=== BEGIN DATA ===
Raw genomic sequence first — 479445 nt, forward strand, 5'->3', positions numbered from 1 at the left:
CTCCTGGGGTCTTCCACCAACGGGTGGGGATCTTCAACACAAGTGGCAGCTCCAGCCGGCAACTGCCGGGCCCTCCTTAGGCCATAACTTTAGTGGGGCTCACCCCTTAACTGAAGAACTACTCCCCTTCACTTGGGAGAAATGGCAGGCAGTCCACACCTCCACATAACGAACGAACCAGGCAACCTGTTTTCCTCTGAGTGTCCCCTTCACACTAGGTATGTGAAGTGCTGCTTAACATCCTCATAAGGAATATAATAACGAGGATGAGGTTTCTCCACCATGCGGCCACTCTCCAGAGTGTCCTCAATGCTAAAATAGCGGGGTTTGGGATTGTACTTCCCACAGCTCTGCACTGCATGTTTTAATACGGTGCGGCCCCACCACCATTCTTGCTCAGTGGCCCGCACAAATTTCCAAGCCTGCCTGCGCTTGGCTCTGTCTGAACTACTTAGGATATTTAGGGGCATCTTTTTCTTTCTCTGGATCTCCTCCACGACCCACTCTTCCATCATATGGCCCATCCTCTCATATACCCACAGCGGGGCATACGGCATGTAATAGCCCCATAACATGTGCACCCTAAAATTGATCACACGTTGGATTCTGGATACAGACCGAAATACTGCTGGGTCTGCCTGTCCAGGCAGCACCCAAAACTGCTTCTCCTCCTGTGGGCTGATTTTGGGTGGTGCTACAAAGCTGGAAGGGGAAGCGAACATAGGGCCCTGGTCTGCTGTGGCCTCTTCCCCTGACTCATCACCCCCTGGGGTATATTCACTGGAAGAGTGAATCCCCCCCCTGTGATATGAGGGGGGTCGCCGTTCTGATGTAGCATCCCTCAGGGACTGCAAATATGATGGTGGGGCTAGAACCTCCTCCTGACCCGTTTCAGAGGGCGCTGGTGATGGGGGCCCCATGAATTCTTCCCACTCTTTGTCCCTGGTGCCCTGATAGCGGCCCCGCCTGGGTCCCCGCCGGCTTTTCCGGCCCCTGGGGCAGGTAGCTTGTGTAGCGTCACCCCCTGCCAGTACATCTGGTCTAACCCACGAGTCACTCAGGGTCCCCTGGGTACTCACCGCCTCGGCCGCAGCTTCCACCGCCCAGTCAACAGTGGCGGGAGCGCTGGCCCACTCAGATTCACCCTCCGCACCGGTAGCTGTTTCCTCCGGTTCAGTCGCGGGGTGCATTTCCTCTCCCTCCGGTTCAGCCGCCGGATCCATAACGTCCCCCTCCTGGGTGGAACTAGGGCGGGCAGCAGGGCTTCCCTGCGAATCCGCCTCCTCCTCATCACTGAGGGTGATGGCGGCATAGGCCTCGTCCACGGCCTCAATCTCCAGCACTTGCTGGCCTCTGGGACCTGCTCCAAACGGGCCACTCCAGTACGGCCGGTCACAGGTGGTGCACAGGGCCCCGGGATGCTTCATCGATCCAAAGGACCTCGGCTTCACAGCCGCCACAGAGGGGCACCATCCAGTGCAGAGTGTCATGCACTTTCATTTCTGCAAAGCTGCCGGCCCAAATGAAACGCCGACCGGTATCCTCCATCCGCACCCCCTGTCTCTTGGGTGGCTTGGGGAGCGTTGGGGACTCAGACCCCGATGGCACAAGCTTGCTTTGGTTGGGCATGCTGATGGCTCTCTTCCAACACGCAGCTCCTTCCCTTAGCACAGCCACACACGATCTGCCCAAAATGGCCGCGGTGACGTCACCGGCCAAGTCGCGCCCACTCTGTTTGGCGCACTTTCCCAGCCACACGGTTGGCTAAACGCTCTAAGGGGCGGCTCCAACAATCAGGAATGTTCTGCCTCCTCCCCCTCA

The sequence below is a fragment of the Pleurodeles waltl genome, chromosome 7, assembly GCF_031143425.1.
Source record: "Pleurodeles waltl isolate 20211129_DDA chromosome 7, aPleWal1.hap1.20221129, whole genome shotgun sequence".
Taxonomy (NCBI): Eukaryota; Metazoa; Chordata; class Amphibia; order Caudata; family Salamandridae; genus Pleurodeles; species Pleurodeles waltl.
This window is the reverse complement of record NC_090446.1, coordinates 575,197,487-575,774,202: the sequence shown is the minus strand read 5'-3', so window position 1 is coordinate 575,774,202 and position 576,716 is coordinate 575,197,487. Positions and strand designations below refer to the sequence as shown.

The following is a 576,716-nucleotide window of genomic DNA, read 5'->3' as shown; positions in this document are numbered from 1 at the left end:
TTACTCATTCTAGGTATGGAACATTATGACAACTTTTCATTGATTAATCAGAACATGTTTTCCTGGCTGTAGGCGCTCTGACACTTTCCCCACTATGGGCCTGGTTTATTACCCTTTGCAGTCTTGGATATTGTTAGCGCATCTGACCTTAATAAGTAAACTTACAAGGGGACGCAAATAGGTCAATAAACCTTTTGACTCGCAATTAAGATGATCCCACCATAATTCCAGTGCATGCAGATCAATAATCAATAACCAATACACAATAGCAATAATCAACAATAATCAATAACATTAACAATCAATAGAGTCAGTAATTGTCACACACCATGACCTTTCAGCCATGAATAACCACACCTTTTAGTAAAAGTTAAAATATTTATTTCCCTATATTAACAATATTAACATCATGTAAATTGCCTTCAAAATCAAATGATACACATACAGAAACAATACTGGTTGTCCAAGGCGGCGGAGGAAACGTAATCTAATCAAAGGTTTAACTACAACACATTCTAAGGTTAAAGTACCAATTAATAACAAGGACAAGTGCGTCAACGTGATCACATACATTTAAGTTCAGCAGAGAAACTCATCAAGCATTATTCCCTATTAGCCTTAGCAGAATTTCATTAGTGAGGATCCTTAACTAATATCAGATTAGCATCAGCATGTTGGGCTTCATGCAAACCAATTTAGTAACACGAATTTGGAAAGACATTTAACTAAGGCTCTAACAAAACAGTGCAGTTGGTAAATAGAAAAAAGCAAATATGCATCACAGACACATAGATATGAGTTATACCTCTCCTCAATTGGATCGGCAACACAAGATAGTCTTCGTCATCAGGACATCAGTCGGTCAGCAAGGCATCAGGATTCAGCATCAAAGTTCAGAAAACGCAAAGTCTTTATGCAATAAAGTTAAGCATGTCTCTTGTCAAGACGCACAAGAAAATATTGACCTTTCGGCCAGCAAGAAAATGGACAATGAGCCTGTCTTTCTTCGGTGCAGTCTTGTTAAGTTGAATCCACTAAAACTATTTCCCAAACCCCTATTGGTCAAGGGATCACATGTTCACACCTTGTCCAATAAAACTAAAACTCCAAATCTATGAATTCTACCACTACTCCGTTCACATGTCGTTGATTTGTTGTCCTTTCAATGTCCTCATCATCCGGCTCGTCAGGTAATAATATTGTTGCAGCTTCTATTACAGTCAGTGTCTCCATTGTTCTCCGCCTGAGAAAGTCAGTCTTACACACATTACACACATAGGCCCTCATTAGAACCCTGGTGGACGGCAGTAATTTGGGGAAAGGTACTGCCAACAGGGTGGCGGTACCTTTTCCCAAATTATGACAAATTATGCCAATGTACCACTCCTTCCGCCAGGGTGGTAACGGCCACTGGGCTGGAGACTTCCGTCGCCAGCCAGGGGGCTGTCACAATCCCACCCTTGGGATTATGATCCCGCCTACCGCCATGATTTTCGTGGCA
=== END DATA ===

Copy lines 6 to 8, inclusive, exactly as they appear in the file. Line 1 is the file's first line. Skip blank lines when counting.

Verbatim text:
This window is the reverse complement of record NC_090446.1, coordinates 575,197,487-575,774,202: the sequence shown is the minus strand read 5'-3', so window position 1 is coordinate 575,774,202 and position 576,716 is coordinate 575,197,487. Positions and strand designations below refer to the sequence as shown.

The following is a 576,716-nucleotide window of genomic DNA, read 5'->3' as shown; positions in this document are numbered from 1 at the left end:
TTACTCATTCTAGGTATGGAACATTATGACAACTTTTCATTGATTAATCAGAACATGTTTTCCTGGCTGTAGGCGCTCTGACACTTTCCCCACTATGGGCCTGGTTTATTACCCTTTGCAGTCTTGGATATTGTTAGCGCATCTGACCTTAATAAGTAAACTTACAAGGGGACGCAAATAGGTCAATAAACCTTTTGACTCGCAATTAAGATGATCCCACCATAATTCCAGTGCATGCAGATCAATAATCAATAACCAATACACAATAGCAATAATCAACAATAATCAATAACATTAACAATCAATAGAGTCAGTAATTGTCACACACCATGACCTTTCAGCCATGAATAACCACACCTTTTAGTAAAAGTTAAAATATTTATTTCCCTATATTAACAATATTAACATCATGTAAATTGCCTTCAAAATCAAATGATACACATACAGAAACAATACTGGTTGTCCAAGGCGGCGGAGGAAACGTAATCTAATCAAAGGTTTAACTACAACACATTCTAAGGTTAAAGTACCAATTAATAACAAGGACAAGTGCGTCAACGTGATCACATACATTTAAGTTCAGCAGAGAAACTCATCAAGCATTATTCCCTATTAGCCTTAGCAGAATTTCATTAGTGAGGATCCTTAACTAATATCAGATTAGCATCAGCATGTTGGGCTTCATGCAAACCAATTTAGTAACACGAATTTGGAAAGACATTTAACTAAGGCTCTAACAAAACAGTGCAGTTGGTAAATAGAAAAAAGCAAATATGCATCACAGACACATAGATATGAGTTATACCTCTCCTCAATTGGATCGGCAACACAAGATAGTCTTCGTCATCAGGACATCAGTCGGTCAGCAAGGCATCAGGATTCAGCATCAAAGTTCAGAAAACGCAAAGTCTTTATGCAATAAAGTTAAGCATGTCTCTTGTCAAGACGCACAAGAAAATATTGACCTTTCGGCCAGCAAGAAAATGGACAATGAGCCTGTCTTTCTTCGGTGCAGTCTTGTTAAGTTGAATCCACTAAAACTATTTCCCAAACCCCTATTGGTCAAGGGATCACATGTTCACACCTTGTCCAATAAAACTAAAACTCCAAATCTATGAATTCTACCACTACTCCGTTCACATGTCGTTGATTTGTTGTCCTTTCAATGTCCTCATCATCCGGCTCGTCAGGTAATAATATTGTTGCAGCTTCTATTACAGTCAGTGTCTCCATTGTTCTCCGCCTGAGAAAGTCAGTCTTACACACATTACACACATAGGCCCTCATTAGAACCCTGGTGGACGGCAGTAATTTGGGGAAAGGTACTGCCAACAGGGTGGCGGTACCTTTTCCCAAATTATGACAAATTATGCCAATGTACCACTCCTTCCGCCAGGGTGGTAACGGCCACTGGGCTGGAGACTTCCGTCGCCAGCCAGGGGGCTGTCACAATCCCACCCTTGGGATTATGATCCCGCCTACCGCCATGATTTTCGTGGCA